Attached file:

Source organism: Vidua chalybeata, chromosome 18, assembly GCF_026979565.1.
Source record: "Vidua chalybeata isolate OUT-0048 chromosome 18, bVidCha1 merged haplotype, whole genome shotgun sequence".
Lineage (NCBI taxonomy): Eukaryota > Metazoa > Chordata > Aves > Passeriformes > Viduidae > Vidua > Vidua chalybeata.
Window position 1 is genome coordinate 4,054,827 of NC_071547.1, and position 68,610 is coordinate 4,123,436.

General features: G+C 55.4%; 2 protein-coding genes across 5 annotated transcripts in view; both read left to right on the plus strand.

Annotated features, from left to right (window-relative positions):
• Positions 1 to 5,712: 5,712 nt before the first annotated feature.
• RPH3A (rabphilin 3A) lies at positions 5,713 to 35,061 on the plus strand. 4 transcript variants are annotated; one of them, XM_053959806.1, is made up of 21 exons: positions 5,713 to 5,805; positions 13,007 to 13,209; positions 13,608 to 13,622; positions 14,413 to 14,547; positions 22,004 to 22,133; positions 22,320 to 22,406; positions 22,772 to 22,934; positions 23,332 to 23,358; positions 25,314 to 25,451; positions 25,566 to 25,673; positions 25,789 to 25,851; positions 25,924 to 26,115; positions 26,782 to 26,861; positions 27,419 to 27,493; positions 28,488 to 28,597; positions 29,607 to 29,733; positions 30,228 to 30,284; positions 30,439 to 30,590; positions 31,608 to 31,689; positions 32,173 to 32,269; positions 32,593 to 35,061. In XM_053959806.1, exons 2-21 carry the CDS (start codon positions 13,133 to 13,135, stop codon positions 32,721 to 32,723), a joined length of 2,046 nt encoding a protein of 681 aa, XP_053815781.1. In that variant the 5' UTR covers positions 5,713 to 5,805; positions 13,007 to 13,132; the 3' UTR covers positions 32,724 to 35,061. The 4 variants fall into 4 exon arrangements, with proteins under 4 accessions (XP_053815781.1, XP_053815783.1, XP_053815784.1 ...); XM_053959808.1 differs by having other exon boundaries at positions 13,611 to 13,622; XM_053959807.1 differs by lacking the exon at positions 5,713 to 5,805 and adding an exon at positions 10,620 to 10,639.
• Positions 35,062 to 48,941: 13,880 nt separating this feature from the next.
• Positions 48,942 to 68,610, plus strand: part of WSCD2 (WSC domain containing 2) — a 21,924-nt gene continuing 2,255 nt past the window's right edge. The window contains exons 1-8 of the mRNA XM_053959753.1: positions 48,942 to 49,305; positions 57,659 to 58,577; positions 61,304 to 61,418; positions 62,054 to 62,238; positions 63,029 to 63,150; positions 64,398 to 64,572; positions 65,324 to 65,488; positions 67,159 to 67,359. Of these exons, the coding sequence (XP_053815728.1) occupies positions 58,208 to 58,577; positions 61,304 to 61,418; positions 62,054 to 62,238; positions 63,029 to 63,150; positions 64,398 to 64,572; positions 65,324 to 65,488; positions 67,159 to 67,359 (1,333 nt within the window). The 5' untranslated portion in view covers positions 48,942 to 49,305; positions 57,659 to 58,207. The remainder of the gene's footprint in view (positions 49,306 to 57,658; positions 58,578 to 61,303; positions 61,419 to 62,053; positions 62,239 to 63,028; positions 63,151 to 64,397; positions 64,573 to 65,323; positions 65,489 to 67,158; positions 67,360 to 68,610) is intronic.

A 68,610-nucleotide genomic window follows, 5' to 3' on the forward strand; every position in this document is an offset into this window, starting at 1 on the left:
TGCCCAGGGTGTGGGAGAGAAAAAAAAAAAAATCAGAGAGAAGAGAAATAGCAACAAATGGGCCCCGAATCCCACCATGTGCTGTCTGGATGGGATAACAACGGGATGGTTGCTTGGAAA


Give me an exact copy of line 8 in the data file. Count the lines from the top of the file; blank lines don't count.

• RPH3A (rabphilin 3A) lies at positions 5,713 to 35,061 on the plus strand. 4 transcript variants are annotated; one of them, XM_053959806.1, is made up of 21 exons: positions 5,713 to 5,805; positions 13,007 to 13,209; positions 13,608 to 13,622; positions 14,413 to 14,547; positions 22,004 to 22,133; positions 22,320 to 22,406; positions 22,772 to 22,934; positions 23,332 to 23,358; positions 25,314 to 25,451; positions 25,566 to 25,673; positions 25,789 to 25,851; positions 25,924 to 26,115; positions 26,782 to 26,861; positions 27,419 to 27,493; positions 28,488 to 28,597; positions 29,607 to 29,733; positions 30,228 to 30,284; positions 30,439 to 30,590; positions 31,608 to 31,689; positions 32,173 to 32,269; positions 32,593 to 35,061. In XM_053959806.1, exons 2-21 carry the CDS (start codon positions 13,133 to 13,135, stop codon positions 32,721 to 32,723), a joined length of 2,046 nt encoding a protein of 681 aa, XP_053815781.1. In that variant the 5' UTR covers positions 5,713 to 5,805; positions 13,007 to 13,132; the 3' UTR covers positions 32,724 to 35,061. The 4 variants fall into 4 exon arrangements, with proteins under 4 accessions (XP_053815781.1, XP_053815783.1, XP_053815784.1 ...); XM_053959808.1 differs by having other exon boundaries at positions 13,611 to 13,622; XM_053959807.1 differs by lacking the exon at positions 5,713 to 5,805 and adding an exon at positions 10,620 to 10,639.